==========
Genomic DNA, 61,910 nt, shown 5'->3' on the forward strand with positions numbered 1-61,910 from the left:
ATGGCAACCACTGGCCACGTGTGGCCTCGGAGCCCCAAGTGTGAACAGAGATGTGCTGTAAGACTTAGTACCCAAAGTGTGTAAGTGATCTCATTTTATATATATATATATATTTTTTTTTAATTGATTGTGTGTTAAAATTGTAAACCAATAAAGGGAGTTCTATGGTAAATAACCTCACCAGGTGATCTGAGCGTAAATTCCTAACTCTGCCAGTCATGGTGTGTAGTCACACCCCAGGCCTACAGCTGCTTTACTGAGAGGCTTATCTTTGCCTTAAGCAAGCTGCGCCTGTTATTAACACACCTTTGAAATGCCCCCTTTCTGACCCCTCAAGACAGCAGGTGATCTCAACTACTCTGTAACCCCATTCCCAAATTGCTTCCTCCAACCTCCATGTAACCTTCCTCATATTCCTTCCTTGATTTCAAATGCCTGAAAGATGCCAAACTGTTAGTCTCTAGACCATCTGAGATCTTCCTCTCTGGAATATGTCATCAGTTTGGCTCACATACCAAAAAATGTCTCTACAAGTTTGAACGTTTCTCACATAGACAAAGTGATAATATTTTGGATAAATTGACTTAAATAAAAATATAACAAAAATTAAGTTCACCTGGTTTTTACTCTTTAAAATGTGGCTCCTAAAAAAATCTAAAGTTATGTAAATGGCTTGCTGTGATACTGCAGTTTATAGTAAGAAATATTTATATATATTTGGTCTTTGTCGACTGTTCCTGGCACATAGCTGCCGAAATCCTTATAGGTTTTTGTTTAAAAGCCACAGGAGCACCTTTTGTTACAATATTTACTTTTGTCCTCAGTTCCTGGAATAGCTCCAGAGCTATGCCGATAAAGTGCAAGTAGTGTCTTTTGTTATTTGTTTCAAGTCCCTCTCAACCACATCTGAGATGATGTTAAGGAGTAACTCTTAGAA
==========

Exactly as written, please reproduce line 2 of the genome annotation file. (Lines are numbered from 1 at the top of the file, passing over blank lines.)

ATGGCAACCACTGGCCACGTGTGGCCTCGGAGCCCCAAGTGTGAACAGAGATGTGCTGTAAGACTTAGTACCCAAAGTGTGTAAGTGATCTCATTTTATATATATATATATATTTTTTTTTAATTGATTGTGTGTTAAAATTGTAAACCAATAAAGGGAGTTCTATGGTAAATAACCTCACCAGGTGATCTGAGCGTAAATTCCTAACTCTGCCAGTCATGGTGTGTAGTCACACCCCAGGCCTACAGCTGCTTTACTGAGAGGCTTATCTTTGCCTTAAGCAAGCTGCGCCTGTTATTAACACACCTTTGAAATGCCCCCTTTCTGACCCCTCAAGACAGCAGGTGATCTCAACTACTCTGTAACCCCATTCCCAAATTGCTTCCTCCAACCTCCATGTAACCTTCCTCATATTCCTTCCTTGATTTCAAATGCCTGAAAGATGCCAAACTGTTAGTCTCTAGACCATCTGAGATCTTCCTCTCTGGAATATGTCATCAGTTTGGCTCACATACCAAAAAATGTCTCTACAAGTTTGAACGTTTCTCACATAGACAAAGTGATAATATTTTGGATAAATTGACTTAAATAAAAATATAACAAAAATTAAGTTCACCTGGTTTTTACTCTTTAAAATGTGGCTCCTAAAAAAATCTAAAGTTATGTAAATGGCTTGCTGTGATACTGCAGTTTATAGTAAGAAATATTTATATATATTTGGTCTTTGTCGACTGTTCCTGGCACATAGCTGCCGAAATCCTTATAGGTTTTTGTTTAAAAGCCACAGGAGCACCTTTTGTTACAATATTTACTTTTGTCCTCAGTTCCTGGAATAGCTCCAGAGCTATGCCGATAAAGTGCAAGTAGTGTCTTTTGTTATTTGTTTCAAGTCCCTCTCAACCACATCTGAGATGATGTTAAGGAGTAACTCTTAGAA